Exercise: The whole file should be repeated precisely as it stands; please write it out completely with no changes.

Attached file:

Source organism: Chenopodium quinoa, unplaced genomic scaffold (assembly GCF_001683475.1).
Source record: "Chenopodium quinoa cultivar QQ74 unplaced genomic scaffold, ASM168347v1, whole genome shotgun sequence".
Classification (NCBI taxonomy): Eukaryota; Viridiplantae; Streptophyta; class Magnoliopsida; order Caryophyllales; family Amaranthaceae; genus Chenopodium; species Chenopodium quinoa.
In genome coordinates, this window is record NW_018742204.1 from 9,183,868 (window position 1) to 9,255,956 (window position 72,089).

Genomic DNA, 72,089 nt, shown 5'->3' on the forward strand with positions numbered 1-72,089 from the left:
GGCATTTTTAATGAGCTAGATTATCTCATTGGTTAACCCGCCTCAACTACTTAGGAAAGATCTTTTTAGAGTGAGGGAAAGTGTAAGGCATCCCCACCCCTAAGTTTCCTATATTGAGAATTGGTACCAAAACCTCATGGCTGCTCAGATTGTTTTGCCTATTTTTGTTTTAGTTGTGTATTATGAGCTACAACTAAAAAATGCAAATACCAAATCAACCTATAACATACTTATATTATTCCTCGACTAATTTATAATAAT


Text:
Source organism: Chenopodium quinoa, unplaced genomic scaffold (assembly GCF_001683475.1).
Source record: "Chenopodium quinoa cultivar QQ74 unplaced genomic scaffold, ASM168347v1, whole genome shotgun sequence".
Classification (NCBI taxonomy): Eukaryota; Viridiplantae; Streptophyta; class Magnoliopsida; order Caryophyllales; family Amaranthaceae; genus Chenopodium; species Chenopodium quinoa.
In genome coordinates, this window is record NW_018742204.1 from 9,183,868 (window position 1) to 9,255,956 (window position 72,089).

Genomic DNA, 72,089 nt, shown 5'->3' on the forward strand with positions numbered 1-72,089 from the left:
GGCATTTTTAATGAGCTAGATTATCTCATTGGTTAACCCGCCTCAACTACTTAGGAAAGATCTTTTTAGAGTGAGGGAAAGTGTAAGGCATCCCCACCCCTAAGTTTCCTATATTGAGAATTGGTACCAAAACCTCATGGCTGCTCAGATTGTTTTGCCTATTTTTGTTTTAGTTGTGTATTATGAGCTACAACTAAAAAATGCAAATACCAAATCAACCTATAACATACTTATATTATTCCTCGACTAATTTATAATAAT